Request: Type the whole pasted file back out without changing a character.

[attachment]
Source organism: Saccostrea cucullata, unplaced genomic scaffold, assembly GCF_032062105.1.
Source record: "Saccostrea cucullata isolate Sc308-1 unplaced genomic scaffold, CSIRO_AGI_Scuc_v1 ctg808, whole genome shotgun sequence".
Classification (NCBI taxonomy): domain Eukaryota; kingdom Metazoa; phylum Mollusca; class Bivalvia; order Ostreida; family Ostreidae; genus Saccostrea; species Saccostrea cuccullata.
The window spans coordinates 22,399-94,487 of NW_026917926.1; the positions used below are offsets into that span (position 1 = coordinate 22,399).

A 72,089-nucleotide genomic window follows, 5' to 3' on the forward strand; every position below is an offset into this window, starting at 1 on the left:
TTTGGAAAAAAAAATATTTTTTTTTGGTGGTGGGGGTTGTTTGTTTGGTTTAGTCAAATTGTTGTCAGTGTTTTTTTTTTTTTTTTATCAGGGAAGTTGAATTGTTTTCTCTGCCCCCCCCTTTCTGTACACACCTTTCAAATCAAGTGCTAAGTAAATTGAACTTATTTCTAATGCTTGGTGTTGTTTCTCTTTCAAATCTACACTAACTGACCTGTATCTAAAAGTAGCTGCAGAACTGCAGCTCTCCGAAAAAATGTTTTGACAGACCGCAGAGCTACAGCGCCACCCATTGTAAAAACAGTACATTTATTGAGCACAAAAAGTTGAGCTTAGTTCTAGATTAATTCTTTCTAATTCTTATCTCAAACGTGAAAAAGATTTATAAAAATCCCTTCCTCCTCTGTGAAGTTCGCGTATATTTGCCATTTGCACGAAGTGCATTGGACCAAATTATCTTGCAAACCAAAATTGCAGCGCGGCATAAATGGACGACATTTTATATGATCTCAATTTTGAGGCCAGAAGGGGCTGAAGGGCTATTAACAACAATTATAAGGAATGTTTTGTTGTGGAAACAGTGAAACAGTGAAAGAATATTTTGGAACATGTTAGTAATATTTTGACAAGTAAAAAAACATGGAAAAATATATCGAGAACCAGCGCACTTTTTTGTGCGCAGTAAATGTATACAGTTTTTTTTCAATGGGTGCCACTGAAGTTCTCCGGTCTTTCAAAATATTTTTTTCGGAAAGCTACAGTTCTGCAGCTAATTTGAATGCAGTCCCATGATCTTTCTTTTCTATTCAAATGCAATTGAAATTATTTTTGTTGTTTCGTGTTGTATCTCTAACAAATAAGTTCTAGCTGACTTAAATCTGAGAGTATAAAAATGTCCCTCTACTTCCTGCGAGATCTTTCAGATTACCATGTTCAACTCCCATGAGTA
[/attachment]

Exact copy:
Source organism: Saccostrea cucullata, unplaced genomic scaffold, assembly GCF_032062105.1.
Source record: "Saccostrea cucullata isolate Sc308-1 unplaced genomic scaffold, CSIRO_AGI_Scuc_v1 ctg808, whole genome shotgun sequence".
Classification (NCBI taxonomy): domain Eukaryota; kingdom Metazoa; phylum Mollusca; class Bivalvia; order Ostreida; family Ostreidae; genus Saccostrea; species Saccostrea cuccullata.
The window spans coordinates 22,399-94,487 of NW_026917926.1; the positions used below are offsets into that span (position 1 = coordinate 22,399).

A 72,089-nucleotide genomic window follows, 5' to 3' on the forward strand; every position below is an offset into this window, starting at 1 on the left:
TTTGGAAAAAAAAATATTTTTTTTTGGTGGTGGGGGTTGTTTGTTTGGTTTAGTCAAATTGTTGTCAGTGTTTTTTTTTTTTTTTTATCAGGGAAGTTGAATTGTTTTCTCTGCCCCCCCCTTTCTGTACACACCTTTCAAATCAAGTGCTAAGTAAATTGAACTTATTTCTAATGCTTGGTGTTGTTTCTCTTTCAAATCTACACTAACTGACCTGTATCTAAAAGTAGCTGCAGAACTGCAGCTCTCCGAAAAAATGTTTTGACAGACCGCAGAGCTACAGCGCCACCCATTGTAAAAACAGTACATTTATTGAGCACAAAAAGTTGAGCTTAGTTCTAGATTAATTCTTTCTAATTCTTATCTCAAACGTGAAAAAGATTTATAAAAATCCCTTCCTCCTCTGTGAAGTTCGCGTATATTTGCCATTTGCACGAAGTGCATTGGACCAAATTATCTTGCAAACCAAAATTGCAGCGCGGCATAAATGGACGACATTTTATATGATCTCAATTTTGAGGCCAGAAGGGGCTGAAGGGCTATTAACAACAATTATAAGGAATGTTTTGTTGTGGAAACAGTGAAACAGTGAAAGAATATTTTGGAACATGTTAGTAATATTTTGACAAGTAAAAAAACATGGAAAAATATATCGAGAACCAGCGCACTTTTTTGTGCGCAGTAAATGTATACAGTTTTTTTTCAATGGGTGCCACTGAAGTTCTCCGGTCTTTCAAAATATTTTTTTCGGAAAGCTACAGTTCTGCAGCTAATTTGAATGCAGTCCCATGATCTTTCTTTTCTATTCAAATGCAATTGAAATTATTTTTGTTGTTTCGTGTTGTATCTCTAACAAATAAGTTCTAGCTGACTTAAATCTGAGAGTATAAAAATGTCCCTCTACTTCCTGCGAGATCTTTCAGATTACCATGTTCAACTCCCATGAGTA